Article – BusinessDesk
July 31 (BusinessDesk) – Ravensdown Fertiliser Cooperative, which supplies close to half the country’s agricultural fertiliser, racked up more than $1 billion in sales in its latest financial year, even as it absorbed volatile international urea …
Ravensdown cracks $1 billion in annual sales, as volatile urea prices bite into margins
By Paul McBeth
July 31 (BusinessDesk) – Ravensdown Fertiliser Cooperative, which supplies close to half the country’s agricultural fertiliser, racked up more than $1 billion in sales in its latest financial year, even as it absorbed volatile international urea prices that kept its margins thin.
Operating profit was $51.8 million in the 12 months ended May 31, down from a record $71.6 million a year earlier, the Christchurch-based cooperative said in a statement. That came as revenue climbed to $1.07 billion from $933.2 million a year earlier.
The cooperative has to balance bottom line profit to be distributed at the end of the year through rebates and share issues and what it charges for fertiliser, as its shareholders are also its customers.
Chief executive Rodney Green told BusinessDesk the reason behind the fall in operating profit came from Ravensdown holding its prices as it contended with international urea prices that fluctuated by as much as US$100 a tonne. For nine months of the financial year, the cooperative held prices at a constant $798 per tonne.
“Our margins got down close to zero around December, January February,” Green said. “If we had sold at a margin, profit could have been $5/10 million higher, but we’re comfortable with the number.”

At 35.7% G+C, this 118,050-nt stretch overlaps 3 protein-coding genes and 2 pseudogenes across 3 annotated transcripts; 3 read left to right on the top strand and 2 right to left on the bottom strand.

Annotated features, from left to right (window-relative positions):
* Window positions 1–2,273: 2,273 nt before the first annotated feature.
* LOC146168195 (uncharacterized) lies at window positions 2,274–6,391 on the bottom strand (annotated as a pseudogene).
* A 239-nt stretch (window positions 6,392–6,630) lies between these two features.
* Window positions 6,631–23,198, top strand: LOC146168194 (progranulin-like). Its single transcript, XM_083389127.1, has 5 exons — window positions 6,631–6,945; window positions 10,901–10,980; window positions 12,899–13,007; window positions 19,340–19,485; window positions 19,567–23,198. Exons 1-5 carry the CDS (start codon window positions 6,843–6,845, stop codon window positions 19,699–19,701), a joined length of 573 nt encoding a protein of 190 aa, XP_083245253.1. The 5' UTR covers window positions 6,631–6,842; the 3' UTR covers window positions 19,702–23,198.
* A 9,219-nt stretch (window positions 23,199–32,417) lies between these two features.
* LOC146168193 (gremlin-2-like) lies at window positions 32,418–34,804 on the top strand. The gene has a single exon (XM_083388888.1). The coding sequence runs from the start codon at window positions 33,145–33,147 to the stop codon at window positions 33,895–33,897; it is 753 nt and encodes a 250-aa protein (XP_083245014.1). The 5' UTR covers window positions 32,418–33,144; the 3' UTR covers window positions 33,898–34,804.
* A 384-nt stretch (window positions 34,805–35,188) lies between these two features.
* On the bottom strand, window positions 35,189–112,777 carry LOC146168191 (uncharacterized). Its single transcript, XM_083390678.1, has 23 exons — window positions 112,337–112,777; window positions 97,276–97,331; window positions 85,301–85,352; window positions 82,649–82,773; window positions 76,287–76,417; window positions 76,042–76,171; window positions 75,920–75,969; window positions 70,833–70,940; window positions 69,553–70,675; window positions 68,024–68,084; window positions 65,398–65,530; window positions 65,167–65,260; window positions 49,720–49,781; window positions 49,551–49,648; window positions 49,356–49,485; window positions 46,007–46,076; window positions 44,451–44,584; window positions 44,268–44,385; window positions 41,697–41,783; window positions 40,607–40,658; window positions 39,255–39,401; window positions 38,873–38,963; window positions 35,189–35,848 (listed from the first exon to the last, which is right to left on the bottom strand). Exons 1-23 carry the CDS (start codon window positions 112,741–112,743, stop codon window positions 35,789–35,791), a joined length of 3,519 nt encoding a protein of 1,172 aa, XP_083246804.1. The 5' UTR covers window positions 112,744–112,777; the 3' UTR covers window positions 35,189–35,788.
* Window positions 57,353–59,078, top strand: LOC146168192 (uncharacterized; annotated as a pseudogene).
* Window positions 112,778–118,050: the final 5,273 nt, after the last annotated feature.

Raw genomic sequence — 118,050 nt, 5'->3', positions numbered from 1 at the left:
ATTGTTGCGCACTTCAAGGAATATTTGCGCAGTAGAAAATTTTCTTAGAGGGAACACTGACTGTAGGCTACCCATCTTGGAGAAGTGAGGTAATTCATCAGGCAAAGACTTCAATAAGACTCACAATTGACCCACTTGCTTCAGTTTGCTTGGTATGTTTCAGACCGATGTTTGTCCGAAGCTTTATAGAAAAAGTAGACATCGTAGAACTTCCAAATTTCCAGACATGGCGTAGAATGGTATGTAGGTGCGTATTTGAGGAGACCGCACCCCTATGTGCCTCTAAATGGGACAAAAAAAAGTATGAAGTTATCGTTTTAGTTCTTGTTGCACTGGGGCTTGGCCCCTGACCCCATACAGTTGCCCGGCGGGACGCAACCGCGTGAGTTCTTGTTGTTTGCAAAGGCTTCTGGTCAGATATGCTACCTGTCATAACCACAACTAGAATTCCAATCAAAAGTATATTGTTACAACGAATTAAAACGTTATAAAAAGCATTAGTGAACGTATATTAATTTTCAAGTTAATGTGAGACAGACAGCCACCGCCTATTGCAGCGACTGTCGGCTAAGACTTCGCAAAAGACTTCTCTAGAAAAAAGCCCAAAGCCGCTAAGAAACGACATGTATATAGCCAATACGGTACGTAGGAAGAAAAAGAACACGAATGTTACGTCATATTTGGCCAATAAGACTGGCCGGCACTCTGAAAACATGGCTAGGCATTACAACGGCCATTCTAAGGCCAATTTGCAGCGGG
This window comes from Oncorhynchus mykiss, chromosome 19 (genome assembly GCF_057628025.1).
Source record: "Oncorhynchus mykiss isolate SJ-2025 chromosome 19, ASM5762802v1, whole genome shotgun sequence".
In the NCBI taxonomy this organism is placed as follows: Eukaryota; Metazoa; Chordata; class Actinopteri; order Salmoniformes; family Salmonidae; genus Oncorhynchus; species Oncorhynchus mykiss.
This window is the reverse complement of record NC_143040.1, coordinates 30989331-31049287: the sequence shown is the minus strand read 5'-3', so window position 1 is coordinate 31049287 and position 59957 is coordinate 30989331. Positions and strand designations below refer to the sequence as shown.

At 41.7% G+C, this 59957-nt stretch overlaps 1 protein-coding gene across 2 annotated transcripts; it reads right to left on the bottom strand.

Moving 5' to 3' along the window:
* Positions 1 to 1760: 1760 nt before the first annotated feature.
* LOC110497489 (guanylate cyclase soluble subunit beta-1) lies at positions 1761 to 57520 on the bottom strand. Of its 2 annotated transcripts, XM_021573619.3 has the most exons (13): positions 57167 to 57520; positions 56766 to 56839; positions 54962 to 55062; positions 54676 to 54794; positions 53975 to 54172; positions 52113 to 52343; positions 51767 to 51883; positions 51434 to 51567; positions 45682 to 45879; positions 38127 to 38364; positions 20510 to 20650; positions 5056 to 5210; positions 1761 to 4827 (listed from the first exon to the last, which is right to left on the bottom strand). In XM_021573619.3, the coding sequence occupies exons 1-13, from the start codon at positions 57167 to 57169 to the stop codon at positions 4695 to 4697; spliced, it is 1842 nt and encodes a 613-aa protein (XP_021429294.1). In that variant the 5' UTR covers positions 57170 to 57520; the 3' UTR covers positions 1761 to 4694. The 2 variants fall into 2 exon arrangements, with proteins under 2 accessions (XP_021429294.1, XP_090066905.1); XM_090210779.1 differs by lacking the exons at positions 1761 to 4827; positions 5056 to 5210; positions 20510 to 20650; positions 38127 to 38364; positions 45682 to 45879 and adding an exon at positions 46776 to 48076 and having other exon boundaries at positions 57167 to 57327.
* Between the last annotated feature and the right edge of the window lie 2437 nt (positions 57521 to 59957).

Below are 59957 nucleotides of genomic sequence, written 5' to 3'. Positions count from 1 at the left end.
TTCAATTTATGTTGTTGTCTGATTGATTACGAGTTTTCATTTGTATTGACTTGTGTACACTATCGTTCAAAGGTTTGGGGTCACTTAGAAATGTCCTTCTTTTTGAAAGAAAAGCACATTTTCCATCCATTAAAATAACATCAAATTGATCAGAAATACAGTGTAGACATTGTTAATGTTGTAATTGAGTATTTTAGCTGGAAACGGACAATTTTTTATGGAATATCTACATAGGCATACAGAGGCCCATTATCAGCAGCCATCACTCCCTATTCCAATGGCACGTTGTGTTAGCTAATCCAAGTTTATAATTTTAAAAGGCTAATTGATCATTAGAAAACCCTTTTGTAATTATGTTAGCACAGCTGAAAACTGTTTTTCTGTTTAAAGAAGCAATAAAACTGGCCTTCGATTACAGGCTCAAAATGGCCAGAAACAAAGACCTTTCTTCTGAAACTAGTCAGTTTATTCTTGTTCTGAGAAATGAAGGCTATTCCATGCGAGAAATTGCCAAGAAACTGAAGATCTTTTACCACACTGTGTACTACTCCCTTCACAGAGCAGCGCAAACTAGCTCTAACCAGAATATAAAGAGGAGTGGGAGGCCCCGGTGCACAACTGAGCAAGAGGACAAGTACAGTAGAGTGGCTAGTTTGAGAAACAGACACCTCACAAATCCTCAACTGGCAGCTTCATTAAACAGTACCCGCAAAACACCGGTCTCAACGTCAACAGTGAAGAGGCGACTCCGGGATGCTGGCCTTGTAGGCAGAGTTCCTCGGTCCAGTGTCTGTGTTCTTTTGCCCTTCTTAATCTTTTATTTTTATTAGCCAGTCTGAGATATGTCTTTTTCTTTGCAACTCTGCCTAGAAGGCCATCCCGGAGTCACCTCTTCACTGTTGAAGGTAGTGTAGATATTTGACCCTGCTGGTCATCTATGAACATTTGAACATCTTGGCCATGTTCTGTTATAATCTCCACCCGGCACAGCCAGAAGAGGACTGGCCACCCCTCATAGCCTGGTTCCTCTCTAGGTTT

Green departs the cooperative at the end of the year, having spent 16 years in charge of the fertiliser firm. He will be replaced by Ngai Tahu Holdings boss Greg Campbell.
Ravensdown plans to distribute $53.5 million to shareholders, representing a total of $40.48 per tonne of fertiliser purchased. That’s made up of a rebate of $15.10 per tonne, plus a bonus share issue of 17 shares per tonne valued at $25.38.
Last year the cooperative declared a $57 million distribution via a $15.10 per tonne cash rebate, and a bonus share issue of 18 shares a tonne, valued at $26.86.
Ravensdown increased its supply of fertiliser to 1.56 million tonnes from 1.49 million tonnes in the previous financial year.
All of Ravensdown’s New Zealand units turned a profit in the financial year, though the Australian business made a loss of $1.8 million due to fertiliser supply and poor farm returns across the Tasman.
The fertiliser company expects to receive a $10.9 million insurance payout on its damaged Hornby manufacturing plant, and has already received $3.6 million to make urgent repairs.
Ravensdown increased its total assets by $83.6 million to $869.8 million as at May 31.
The full result will be published at Ravensdown’s annual meeting on Sept. 25.